President George W. Bush is doing the book tour circuit, giving media interviews to talk, mostly, about his father’s legacy and influence.
But the 43rd president, who kept a low profile in the years since leaving Washington, also draws parallels in his new book, “41: A Portrait of My Father,” between Bush 1’s Iraq War and his own. And with Iraq now in turmoil, Bush 2 can’t avoid being asked to justify a war that many believe was fought under false pretenses.
Appearing on NPR Wednesday morning, Bush was pushed by reporter David Greene to defend his decision to invade Iraq. With the rise of the Islamic State, Greene asked Bush if the country is safer now than when Saddam Hussein was in power. Bush argued that America is safer … and that Iraq could be.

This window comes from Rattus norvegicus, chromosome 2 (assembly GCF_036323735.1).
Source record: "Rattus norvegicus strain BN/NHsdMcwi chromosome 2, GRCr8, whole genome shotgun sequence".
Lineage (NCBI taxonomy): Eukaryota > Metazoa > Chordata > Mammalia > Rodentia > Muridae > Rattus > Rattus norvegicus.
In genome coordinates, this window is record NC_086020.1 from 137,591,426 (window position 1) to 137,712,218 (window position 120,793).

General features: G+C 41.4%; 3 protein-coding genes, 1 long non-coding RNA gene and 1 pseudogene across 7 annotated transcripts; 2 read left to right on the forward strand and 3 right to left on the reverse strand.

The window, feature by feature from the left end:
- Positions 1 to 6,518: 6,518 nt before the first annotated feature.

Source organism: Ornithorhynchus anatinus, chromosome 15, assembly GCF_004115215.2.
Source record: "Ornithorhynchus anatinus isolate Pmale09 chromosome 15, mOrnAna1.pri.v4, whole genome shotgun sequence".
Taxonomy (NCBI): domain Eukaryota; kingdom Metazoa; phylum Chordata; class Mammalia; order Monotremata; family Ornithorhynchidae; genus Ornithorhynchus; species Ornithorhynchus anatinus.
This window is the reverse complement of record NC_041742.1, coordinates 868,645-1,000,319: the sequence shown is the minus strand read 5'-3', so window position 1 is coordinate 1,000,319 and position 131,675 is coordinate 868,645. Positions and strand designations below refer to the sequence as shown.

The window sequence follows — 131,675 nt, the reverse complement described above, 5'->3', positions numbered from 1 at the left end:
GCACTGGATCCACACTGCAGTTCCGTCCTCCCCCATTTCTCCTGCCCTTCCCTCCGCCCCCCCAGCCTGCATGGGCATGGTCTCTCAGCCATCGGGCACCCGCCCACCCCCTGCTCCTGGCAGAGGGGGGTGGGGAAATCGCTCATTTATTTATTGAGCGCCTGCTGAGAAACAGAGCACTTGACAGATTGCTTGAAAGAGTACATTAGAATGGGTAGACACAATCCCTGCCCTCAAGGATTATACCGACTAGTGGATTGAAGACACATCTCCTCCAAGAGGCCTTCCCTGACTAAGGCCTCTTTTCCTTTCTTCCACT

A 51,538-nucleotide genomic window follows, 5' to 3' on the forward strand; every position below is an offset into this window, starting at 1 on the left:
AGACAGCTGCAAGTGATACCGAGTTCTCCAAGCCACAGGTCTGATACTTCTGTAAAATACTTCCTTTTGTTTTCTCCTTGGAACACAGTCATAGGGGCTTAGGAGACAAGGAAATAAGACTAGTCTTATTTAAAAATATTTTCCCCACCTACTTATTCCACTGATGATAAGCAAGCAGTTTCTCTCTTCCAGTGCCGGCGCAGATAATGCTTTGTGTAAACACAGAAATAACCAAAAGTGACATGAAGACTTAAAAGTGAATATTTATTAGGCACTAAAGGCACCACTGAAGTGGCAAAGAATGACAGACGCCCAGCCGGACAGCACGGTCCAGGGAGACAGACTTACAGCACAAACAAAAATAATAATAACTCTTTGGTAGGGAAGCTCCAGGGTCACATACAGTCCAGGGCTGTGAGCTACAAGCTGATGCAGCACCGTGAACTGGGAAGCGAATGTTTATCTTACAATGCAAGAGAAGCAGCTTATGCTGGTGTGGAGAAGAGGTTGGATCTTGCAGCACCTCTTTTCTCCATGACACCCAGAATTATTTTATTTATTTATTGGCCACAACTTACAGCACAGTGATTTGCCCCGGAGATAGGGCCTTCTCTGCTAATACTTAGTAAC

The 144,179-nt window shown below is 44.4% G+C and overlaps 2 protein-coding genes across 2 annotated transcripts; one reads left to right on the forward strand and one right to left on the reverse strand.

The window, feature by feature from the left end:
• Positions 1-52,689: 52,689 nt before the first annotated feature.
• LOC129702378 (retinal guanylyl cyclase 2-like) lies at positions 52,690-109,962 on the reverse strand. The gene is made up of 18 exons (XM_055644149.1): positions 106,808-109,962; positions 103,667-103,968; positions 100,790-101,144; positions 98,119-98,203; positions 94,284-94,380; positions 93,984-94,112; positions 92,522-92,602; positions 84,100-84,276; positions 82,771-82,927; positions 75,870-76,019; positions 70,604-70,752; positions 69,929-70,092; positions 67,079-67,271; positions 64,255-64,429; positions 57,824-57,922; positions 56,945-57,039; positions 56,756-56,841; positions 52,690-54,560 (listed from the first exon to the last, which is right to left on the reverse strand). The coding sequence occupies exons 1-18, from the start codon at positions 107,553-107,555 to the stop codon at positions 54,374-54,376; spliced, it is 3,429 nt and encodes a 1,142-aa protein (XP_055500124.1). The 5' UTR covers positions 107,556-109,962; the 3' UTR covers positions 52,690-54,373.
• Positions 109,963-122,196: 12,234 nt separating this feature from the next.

“The man, Saddam Hussein, would have a lot of revenue as a result of high prices of oil. And even though there wasn’t, you know, a – we found a dirty bomb, for example – he had the capacity to make chemical, biological and nuclear weapons. And so there’s – you know, it’s all very hypothetical. But yeah, I could argue that we’re much safer without Saddam. And I would argue that the people of Iraq have a better shot at living in a peaceful – a peaceful state,” Bush said.
(Though maybe not any time soon.)
Bush then, not so subtly, threw President Obama under the bus for pulling troops out of Iraq, noting that “in 2009 and 2010, the violence in Iraq was settling down. And the democracy, even though it was not perfect — kind of like ours was initially not perfect — was beginning to work.”
But when Greene asked about Obama’s decision making, Bush said, “Well, one of the things I’m not going to do is second guess our president.”